It’s time for yet another roundup of highlights on Blu-ray and DVD. As always, click on any links you find to read detailed reviews. Once again there are some great (and not-so-great) films coming your way. So if you can’t make it out to the movies this week, be sure to give one of these titles a try!
Big New Releases!
Cartel Land – This documentary earned an Oscar nomination for its gripping tale of the drug trade in Mexico. Featuring unprecedented access to all sides, it focuses on a physician who leads a citizen’s revolt against his region’s Knights Templar drug cartel. As the story progresses and confrontations mount between the rogue faction, cops and traffickers, the motives and actions of many parties shift. The tension-filled movie received raves for its complexity and up-close depiction of the conflict. If you’re a documentary film fan, this is a must watch.
Concussion – Will Smith leads this bio-pic as the forensic pathologist who discovered the devastating effects of head trauma in professional football players. When he attempts to present his findings publicity, he’s met with skepticism and adversity. A few more critics liked the film than disliked it. All agreed that it was well-intended and that Smith was engaging as the doctor. However, several found the movie stilted and obvious in its drama, and felt that it was trying too hard to cater to academy award voters. It co-stars Alec Baldwin, Albert Brooks, Gugu Mbatha-Raw and David Morse.
Confession of a Child of the Century – Truthfully, I’m not sure if this 2012 drama has already been released, but I can’t find any evidence of it coming out in North America. It’s a French/German/UK English language co-production set in the 1830s about a socialite who learns that his lady has been cheating on him. After a severe injury, he meets another woman but struggles with feelings of suspicion. Festival reviews were awful, calling it dreary and stating and that the performances weren’t up to snuff. The cast includes Pete Doherty (of the band The Libertines), Charlotte Gainsbourg, August Diehl and Lily Cole.
Exposed – This crime/mystery tale involves a police detective investigating the murder of his partner. Evidence suggests some police corruption, putting the cop’s own life in danger. Notices were very poor for this effort. It has been described as confusing and disjointed in its construction as well as a bit lofty and ponderous in its approach. Unfortunately, most felt that the storytelling really left its good cast unable to generate any suspense. Ana de Armas, Keanu Reeves, Christopher MacDonald, Mia Sorvino and Big Daddy Kane headline the film.
Forsaken – Father and son Donald and Kiefer Sutherland share the screen in this western.
It features a gunfighter who returns home to repair his relationship with his dad, only to find that a criminal gang is rampaging through the town. The family members come into conflict when the pop demands that the boy not get involved in the fight. Again, the press weren’t particularly fond of this effort. They wrote that while they enjoyed the cast, the story was old-fashioned and a little hackneyed. It also features Demi Moore, Michael Wincott and Brian Cox.
The Hateful Eight – Quentin Tarantino’s star-studded western involves a bounty hunter taking a captured criminal across Wyoming. When a snowstorm hits, they take shelter in a cabin populated by oddballs who may have ulterior motives. In general, it received solid reviews from critics. A few disliked the level of violence and the leisurely-pace, but most loved the nasty characters, sharp-dialogue, beautiful cinematography and majestic score (which won composer Ennio Morricone an Oscar). If you like director Tarantino then odds are you’ll enjoy this little thriller. The cast includes Samuel L. Jackson, Kurt Russell, Jennifer Jason Leigh, Walter Goggins, Demian Bichir, Tim Roth, Michael Madsen, Bruce Dern and a surprise or two. To read a full review of the movie, click here.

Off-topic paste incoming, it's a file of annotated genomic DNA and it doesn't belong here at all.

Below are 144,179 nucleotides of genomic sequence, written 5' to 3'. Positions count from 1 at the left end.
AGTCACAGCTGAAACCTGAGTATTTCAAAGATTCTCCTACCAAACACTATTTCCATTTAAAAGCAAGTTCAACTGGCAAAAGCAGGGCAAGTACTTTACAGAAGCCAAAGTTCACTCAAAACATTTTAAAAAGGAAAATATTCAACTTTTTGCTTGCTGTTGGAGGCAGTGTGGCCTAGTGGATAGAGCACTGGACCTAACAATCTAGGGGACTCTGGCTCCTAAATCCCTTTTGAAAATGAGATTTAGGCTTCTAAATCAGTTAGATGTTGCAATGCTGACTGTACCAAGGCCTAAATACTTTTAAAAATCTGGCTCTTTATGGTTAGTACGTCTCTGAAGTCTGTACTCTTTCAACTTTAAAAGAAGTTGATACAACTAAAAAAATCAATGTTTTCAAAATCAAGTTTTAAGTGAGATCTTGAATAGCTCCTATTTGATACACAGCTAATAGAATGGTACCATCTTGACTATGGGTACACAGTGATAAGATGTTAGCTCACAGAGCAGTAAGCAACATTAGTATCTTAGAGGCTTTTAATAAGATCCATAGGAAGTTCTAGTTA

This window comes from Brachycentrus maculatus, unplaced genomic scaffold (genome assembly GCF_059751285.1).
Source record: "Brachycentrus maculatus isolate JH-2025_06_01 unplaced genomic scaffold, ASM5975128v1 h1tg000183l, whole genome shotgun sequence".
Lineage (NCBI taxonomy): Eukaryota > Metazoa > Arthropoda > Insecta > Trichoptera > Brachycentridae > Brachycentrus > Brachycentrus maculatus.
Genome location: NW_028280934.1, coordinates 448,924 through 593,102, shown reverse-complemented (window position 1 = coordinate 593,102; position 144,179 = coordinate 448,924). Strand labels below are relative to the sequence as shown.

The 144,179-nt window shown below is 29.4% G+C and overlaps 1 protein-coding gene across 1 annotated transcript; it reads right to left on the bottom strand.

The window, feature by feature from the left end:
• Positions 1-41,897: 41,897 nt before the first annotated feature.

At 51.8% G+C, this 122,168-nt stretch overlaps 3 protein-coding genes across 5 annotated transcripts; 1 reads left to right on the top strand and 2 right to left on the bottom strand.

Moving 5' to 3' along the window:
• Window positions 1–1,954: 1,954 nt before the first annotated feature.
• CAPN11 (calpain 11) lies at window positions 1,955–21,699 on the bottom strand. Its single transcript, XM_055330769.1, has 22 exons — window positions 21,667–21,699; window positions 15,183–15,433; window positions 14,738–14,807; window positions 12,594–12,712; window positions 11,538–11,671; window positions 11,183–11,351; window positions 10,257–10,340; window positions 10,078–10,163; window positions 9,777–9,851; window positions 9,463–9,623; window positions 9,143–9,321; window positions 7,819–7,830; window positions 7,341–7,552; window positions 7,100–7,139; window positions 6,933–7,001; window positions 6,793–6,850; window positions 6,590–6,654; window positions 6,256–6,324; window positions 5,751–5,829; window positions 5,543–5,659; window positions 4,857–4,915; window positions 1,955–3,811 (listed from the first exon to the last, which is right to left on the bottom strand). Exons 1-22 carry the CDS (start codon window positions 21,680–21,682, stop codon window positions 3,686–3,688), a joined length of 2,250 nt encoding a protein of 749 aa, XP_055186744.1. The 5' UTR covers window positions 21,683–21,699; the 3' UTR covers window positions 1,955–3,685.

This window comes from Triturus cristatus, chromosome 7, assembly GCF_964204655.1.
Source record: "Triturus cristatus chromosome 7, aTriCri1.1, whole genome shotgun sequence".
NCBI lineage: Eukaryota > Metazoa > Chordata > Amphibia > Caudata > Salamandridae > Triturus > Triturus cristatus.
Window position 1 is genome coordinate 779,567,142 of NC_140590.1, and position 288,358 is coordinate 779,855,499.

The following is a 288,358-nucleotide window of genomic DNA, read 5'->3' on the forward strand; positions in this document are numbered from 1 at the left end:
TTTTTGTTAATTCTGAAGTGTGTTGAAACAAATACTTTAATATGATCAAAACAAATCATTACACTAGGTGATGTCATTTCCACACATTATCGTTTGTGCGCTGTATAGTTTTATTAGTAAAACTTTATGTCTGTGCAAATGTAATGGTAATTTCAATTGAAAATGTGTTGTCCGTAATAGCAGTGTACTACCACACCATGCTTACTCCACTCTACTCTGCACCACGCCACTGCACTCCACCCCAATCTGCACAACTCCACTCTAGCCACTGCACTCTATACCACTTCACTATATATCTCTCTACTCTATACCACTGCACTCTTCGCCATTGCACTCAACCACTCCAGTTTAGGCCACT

Mediterranea – This foreign-language drama follows African brothers from Burkino Faso attempting a perilous and dangerous journey to Europe in the hopes of starting a new life. Along the way, they face incredible hostility and violence. Reviews were very strong. While a couple of writers felt it was a little too narrowly focused, all praised the story as humanistic and timely as well as complimenting the work of the filmmakers in creating a narrative that feels completely authentic. They also suggest that the movie never resorts to cloying sentiment. It stars Alassane Sy, Koudous Seihon and Paulo Sciarretta.
Natural Born Pranksters – I don’t watch a whole lot of Youtube, but apparently Roman Atwood, Vitaly Z and Dennis Roady are big stars on the service who have made their name performing pranks on random people. They’ve made a movie and LionsGate are releasing it direct-to-DVD. Based on trailers, it definitely has a Jackass-like feel to it. It features gags like the gang faking a tanning salon accident to the horror of new patrons as well as other elaborate stunts.
Point Break – This remake of the cult 1991 Keanu Reeves/Patrick Swayze surfing crime flick didn’t make much of an impact at the box office over the Christmas holidays. The story follows an FBI agent who infiltrates a group of extreme sports enthusiasts that he suspects are bank robbers. Notices for the effort were as weak as the financial returns. While some admitted the stunts were impressive, almost everyone called the movie dramatically flat and dim-witted, resulting in an ultimately pointless exercise. Now viewers can decide for themselves. It features Edgar Ramirez, Luke Bracey, Ray Winstone and Teresa Palmer.
Blasts From the Past!
Well, it’s another very busy week of cinema greats getting high definition debuts and upgrades. Criterion are releasing a Blu-ray of one of the best films ever made (at least in my opinion). Bicycle Thieves aka The Bicycle Thief (1948) is Vittorio Di Sica’s neorealist classic about a poor man supporting his family by posting advertising bills on the streets of Rome. When his bike is stolen, the camera follows his desperate, panicked attempts to recover it, with his small son following. This masterpiece arrives on Blu-ray with a 4K restoration of the film, a documentary called Working with Di Sica, a second 2003 documentary by one of his collaborators, a program named Life the details the filmmaker’s entire filmic history and a track with an English dub of the flick. It is a must own for armchair movie historians… as well as professional movie historians, I suppose. Amusingly, it was also a very loose inspiration for the Tim Burton flick Pee Wee’s Big Adventure (1985).